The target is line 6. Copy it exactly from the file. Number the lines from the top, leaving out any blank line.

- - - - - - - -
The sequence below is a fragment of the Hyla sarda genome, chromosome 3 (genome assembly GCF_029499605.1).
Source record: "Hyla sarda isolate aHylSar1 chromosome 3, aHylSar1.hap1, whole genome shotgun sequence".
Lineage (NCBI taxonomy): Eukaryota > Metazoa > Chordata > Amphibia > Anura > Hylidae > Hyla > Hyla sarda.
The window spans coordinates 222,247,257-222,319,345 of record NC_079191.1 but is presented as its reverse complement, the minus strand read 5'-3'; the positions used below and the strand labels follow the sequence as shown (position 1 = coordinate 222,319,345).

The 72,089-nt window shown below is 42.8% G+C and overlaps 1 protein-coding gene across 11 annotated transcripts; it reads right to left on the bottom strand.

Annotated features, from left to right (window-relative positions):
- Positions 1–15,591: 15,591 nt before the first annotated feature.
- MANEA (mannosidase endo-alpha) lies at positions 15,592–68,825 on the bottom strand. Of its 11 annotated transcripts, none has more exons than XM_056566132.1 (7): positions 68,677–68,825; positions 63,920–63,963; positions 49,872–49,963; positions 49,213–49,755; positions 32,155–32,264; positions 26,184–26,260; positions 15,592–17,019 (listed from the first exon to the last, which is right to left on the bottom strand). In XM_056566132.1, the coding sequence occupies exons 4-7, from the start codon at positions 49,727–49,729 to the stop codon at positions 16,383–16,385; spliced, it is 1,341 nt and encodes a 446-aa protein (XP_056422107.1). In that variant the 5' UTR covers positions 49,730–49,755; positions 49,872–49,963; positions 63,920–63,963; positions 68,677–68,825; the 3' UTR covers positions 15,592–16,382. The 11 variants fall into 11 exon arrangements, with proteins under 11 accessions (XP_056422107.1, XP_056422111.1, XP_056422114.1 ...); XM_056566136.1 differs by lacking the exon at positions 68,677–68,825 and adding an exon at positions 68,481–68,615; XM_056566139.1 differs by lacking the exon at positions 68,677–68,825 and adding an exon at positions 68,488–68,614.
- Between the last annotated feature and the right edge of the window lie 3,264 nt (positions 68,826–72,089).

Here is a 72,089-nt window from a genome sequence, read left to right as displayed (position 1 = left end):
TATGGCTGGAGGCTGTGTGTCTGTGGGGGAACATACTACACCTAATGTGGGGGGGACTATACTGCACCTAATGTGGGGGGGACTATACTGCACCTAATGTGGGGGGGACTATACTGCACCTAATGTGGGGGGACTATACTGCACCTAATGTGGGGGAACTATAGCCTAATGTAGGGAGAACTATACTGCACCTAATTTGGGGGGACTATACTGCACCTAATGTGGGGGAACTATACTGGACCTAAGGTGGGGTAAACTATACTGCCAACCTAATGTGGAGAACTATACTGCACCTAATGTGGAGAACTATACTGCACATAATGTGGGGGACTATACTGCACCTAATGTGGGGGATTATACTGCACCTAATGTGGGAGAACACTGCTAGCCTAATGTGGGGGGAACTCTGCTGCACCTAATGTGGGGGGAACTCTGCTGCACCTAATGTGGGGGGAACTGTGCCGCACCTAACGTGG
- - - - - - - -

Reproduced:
Annotated features, from left to right (window-relative positions):